The best-smelling Fen

DSC_0041I cheerfully admit it: wetlands sometimes stink! Many is the time I have smelled an earthy, or musky, or sulfur-like odor as I walked or sloshed around a wetland. Just remember, please— such smells are normal, even beneficial. The characteristic odors are a sign of a wetland at work. In previous posts, we’ve thought about wetland chemistry, and its relationship to water movement and storage. Water carrying silts, sediments, nutrients…it enters a wetland, and is chemically transformed, as the wetland “cleans the water.” That work may not be aesthetically pleasing, however. Actually, your nose is quite attuned to smells which signal something you shouldn’t eat (like materials in a working wetland), and assign those odors as “stink,”and that’s a healthy thing too.

But at Rowley Fen, just outside the town of Rowley in Buchanan County, I was surprised to find something else entirely. Not only did the soil and water have no objectionable odor, I was actually delighted by what I smelled: a pronounced odor of mint! I looked down, and found that indeed I was walking among a thicket of mint plants!

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Unlike the ferns and sedges around it, mints produce pretty little flowers with bright petals, presumably to attract insect pollinators. And oh, the aroma! The damaged stems or leaves released a pungent-yet-delightful smell of mint. The smell comes from aromatic chemicals common in the Mint Family (Lamiaceae/Labiatae). Other common characteristics are stems with sharp corners (i.e., square in cross-section) and flowers with a pronounced, and protruding, lower lip (labia means “lip”).

This particular plant is Mountain Mint, Pycnanthemum. I suspect P. virginianum although I could be convinced of P. tenuifolium if someone wants to make a case for it. A search on the internet will find useful information about propagating the plant and its value (including from a local supplier of wildflowers; no recommendation implied by the link). Notice many accounts on line about uses for the plant—food, tea, tonic, specific medicinal value. As I’ve mentioned before, plant use by humans (and cultural significance of plants) is a subject called Ethnobotany, and one I find fascinating. My students (such as those currently in my Field Botany class) enjoy learning about this, too. But I caution you: know with great certainty, the identity of a plant; use caution when considering a food or medicinal use. Even honest writers may inadvertently be passing along faulty information; or, your body may react differently than most. Be careful!

Anyway, it smelled wonderful, partly because it was a delightful surprise: most smells in the wetland are less pleasing (or, with my seasonal allergies, I don’t smell much at all…). Unexpected pleasures are often the best ones, in my experience!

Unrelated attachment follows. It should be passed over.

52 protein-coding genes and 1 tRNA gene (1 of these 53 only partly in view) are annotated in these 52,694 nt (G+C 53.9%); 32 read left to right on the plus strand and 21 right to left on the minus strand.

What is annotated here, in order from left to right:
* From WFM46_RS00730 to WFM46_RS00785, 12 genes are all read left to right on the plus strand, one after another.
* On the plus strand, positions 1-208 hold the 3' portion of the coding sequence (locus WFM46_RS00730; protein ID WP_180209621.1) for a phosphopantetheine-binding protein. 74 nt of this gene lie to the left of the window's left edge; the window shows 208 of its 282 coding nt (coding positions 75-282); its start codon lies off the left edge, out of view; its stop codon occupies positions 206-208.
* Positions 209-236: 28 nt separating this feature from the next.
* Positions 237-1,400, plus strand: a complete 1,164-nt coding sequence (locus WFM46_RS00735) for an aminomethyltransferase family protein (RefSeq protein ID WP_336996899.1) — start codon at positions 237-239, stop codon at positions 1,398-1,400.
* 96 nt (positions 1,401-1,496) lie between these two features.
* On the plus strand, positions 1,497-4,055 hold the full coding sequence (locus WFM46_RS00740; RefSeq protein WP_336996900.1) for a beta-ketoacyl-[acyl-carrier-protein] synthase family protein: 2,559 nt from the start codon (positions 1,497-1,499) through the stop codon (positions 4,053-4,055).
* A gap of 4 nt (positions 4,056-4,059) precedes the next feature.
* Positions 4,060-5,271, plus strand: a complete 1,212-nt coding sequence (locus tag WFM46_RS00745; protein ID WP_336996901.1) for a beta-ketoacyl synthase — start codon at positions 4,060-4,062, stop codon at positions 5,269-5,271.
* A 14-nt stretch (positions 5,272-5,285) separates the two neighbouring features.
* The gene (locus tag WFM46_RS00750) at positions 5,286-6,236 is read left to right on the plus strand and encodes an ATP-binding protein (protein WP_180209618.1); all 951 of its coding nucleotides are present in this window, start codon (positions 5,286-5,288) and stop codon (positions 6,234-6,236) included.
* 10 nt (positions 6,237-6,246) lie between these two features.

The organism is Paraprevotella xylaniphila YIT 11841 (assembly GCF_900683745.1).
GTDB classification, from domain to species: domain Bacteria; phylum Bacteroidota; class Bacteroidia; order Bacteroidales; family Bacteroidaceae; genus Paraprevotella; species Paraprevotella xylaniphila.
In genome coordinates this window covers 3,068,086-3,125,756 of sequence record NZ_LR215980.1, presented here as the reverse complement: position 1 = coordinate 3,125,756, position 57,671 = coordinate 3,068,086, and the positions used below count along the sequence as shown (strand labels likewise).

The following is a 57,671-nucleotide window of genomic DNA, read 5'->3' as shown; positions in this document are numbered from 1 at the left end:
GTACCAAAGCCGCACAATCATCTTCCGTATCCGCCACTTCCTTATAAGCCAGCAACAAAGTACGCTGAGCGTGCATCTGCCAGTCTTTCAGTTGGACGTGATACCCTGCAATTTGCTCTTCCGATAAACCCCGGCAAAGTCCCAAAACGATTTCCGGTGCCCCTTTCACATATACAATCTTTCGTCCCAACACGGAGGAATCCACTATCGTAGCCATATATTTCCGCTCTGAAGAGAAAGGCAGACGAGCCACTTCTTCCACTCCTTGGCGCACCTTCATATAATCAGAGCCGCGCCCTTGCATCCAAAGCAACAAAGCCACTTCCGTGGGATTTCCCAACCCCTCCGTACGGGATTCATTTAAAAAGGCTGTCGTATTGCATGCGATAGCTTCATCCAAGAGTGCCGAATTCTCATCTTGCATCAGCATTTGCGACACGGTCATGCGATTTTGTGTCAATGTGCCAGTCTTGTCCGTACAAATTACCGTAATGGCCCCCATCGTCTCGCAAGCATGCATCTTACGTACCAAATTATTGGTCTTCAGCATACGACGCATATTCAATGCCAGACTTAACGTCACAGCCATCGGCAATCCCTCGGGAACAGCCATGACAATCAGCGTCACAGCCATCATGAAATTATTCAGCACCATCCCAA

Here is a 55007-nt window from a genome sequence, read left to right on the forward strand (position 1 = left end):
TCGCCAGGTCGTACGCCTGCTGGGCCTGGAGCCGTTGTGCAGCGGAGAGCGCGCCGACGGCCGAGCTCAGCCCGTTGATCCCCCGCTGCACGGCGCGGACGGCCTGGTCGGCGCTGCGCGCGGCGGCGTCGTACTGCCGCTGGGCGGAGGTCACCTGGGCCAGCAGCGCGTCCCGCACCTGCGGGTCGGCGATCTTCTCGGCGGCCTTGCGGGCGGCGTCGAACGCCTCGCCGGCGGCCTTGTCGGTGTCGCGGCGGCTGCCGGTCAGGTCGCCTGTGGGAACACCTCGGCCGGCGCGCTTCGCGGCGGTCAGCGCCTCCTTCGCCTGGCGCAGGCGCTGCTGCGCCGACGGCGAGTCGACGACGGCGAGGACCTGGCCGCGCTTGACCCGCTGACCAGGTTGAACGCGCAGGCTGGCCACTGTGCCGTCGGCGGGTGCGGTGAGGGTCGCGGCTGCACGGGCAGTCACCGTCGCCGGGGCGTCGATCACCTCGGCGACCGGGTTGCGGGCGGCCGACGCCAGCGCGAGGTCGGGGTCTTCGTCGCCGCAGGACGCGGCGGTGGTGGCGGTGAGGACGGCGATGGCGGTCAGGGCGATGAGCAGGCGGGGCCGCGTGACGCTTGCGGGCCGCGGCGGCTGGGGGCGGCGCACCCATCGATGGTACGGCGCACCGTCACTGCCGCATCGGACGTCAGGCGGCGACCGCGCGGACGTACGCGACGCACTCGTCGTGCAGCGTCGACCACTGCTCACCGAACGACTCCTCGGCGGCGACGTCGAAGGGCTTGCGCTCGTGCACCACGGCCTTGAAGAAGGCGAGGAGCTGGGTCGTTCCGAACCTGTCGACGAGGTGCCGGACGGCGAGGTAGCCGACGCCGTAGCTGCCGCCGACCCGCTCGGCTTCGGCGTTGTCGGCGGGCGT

DSC_0038The wetland was nestled in a little low spot, easily reached from the parking lot. A sign welcomed you and explained the basics of the ecosystem. Walking on the peat surface was fun: it had a characteristic spongy texture, riding above the groundwater. The peat mat even quakes a little, reminding me a bit of Silver Lake Fen or Becky’s Fen.

I couldn’t spend as much time at Rowley as I would’ve liked: a thunderstorm was rolling in. But I appreciated my brief visit, and would enjoy returning some time. Maybe I’ll “sniff out” some other little delights. Do you have a favorite natural smell, or place to stop and smell the…whatever? Leave a comment!

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Author: Paul Weihe

Associate Professor of Biology at Central College, traditional author (Textbook of Limnology, Cole & Weihe, 5th ed.; Waveland Press), and now...blogger!

4 thoughts on “The best-smelling Fen”

  1. Thank you for including the photo of the sign! Reading it brought back a memory. Sorry, it’s a long memory, but I’ll get to the reference.

    Years ago, I think in the Nineties, there was a North American prairie conference held in Ontario, where, it turned out, there are some amazing original tallgrass prairies. One of the featured field trips was a visit to Walpole Island on the edge of Lake St. Clair.

    I grew up in the Detroit area and had often visited Harsen’s Island, which is also on the edge of Lake St. Clair but on the Michigan side of the international boundary. Harsen’s Island is a developed island with lots of houses. It has some protected wetlands, but a lot of what I saw back then (I think there has been restoration work since) was just big stands of phragmites and cattails.

    But Walpole Island, right across the channel on the Canadian side, was inhabited by the Ojibwe, Potawatomi, and Odawa peoples of the Walpole Island First Nation. Our conference organizers got special permission to visit some Walpole natural areas, and we learned that they were managed with fire in traditional First Nation ways.

    We saw some amazing places, but the one I remember best took us venturing slowly out into a broad sunlit wetland where I suddenly realized I was about to step on a beautiful clump of grass of parnassus. I lifted my foot in horror and then looked around. I was surrounded by hundreds of clumps of grass of parnassus, plus many other wildflowers. It was wonderful.

    What reminded me was seeing “grass of parnassus” on the Rowley Fen sign. If Rowley Fen has grass of parnassus, I already know it’s a special wetland.

    Liked by 1 person

    1. Wow, that’s an amazing memory…thanks for sharing it!
      Small world, too. I was born in Detroit, grew up in the area. Never thought I’d end up wandering around Iowa, but life is funny that way!

      Like

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